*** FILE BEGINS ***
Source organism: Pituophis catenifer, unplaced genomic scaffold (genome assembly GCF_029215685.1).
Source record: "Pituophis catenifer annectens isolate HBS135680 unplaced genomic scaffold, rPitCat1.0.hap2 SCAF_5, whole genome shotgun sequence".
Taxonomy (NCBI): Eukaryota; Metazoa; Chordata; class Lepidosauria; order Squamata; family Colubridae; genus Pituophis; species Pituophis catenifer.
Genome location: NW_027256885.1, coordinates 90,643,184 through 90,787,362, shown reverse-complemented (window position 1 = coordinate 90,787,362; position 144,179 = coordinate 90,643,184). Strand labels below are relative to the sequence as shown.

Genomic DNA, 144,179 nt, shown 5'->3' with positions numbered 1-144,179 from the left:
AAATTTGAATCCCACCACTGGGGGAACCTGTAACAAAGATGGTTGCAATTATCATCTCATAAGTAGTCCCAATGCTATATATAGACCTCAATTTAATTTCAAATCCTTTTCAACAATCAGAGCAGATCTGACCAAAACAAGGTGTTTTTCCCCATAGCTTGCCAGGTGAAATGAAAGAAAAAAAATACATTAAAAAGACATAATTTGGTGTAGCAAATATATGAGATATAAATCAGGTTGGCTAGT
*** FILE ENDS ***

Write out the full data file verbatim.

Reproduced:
Source organism: Pituophis catenifer, unplaced genomic scaffold (genome assembly GCF_029215685.1).
Source record: "Pituophis catenifer annectens isolate HBS135680 unplaced genomic scaffold, rPitCat1.0.hap2 SCAF_5, whole genome shotgun sequence".
Taxonomy (NCBI): Eukaryota; Metazoa; Chordata; class Lepidosauria; order Squamata; family Colubridae; genus Pituophis; species Pituophis catenifer.
Genome location: NW_027256885.1, coordinates 90,643,184 through 90,787,362, shown reverse-complemented (window position 1 = coordinate 90,787,362; position 144,179 = coordinate 90,643,184). Strand labels below are relative to the sequence as shown.

Genomic DNA, 144,179 nt, shown 5'->3' with positions numbered 1-144,179 from the left:
AAATTTGAATCCCACCACTGGGGGAACCTGTAACAAAGATGGTTGCAATTATCATCTCATAAGTAGTCCCAATGCTATATATAGACCTCAATTTAATTTCAAATCCTTTTCAACAATCAGAGCAGATCTGACCAAAACAAGGTGTTTTTCCCCATAGCTTGCCAGGTGAAATGAAAGAAAAAAAATACATTAAAAAGACATAATTTGGTGTAGCAAATATATGAGATATAAATCAGGTTGGCTAGT